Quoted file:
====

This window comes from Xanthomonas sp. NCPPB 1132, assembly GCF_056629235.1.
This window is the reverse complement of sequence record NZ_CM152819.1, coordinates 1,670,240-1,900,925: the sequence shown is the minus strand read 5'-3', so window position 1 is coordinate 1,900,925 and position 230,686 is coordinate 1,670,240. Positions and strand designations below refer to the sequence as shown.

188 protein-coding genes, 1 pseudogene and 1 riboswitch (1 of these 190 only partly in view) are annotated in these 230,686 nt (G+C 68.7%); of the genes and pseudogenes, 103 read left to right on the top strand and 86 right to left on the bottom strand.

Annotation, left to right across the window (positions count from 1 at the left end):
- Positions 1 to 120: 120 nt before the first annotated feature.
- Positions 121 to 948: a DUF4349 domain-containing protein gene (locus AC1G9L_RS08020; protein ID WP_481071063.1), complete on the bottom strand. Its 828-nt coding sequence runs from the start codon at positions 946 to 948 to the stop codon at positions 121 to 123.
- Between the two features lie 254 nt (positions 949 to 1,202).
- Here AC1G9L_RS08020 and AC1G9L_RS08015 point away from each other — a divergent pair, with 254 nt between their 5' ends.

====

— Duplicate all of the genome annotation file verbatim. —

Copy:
This window comes from Xanthomonas sp. NCPPB 1132, assembly GCF_056629235.1.
This window is the reverse complement of sequence record NZ_CM152819.1, coordinates 1,670,240-1,900,925: the sequence shown is the minus strand read 5'-3', so window position 1 is coordinate 1,900,925 and position 230,686 is coordinate 1,670,240. Positions and strand designations below refer to the sequence as shown.

188 protein-coding genes, 1 pseudogene and 1 riboswitch (1 of these 190 only partly in view) are annotated in these 230,686 nt (G+C 68.7%); of the genes and pseudogenes, 103 read left to right on the top strand and 86 right to left on the bottom strand.

Annotation, left to right across the window (positions count from 1 at the left end):
- Positions 1 to 120: 120 nt before the first annotated feature.
- Positions 121 to 948: a DUF4349 domain-containing protein gene (locus AC1G9L_RS08020; protein ID WP_481071063.1), complete on the bottom strand. Its 828-nt coding sequence runs from the start codon at positions 946 to 948 to the stop codon at positions 121 to 123.
- Between the two features lie 254 nt (positions 949 to 1,202).
- Here AC1G9L_RS08020 and AC1G9L_RS08015 point away from each other — a divergent pair, with 254 nt between their 5' ends.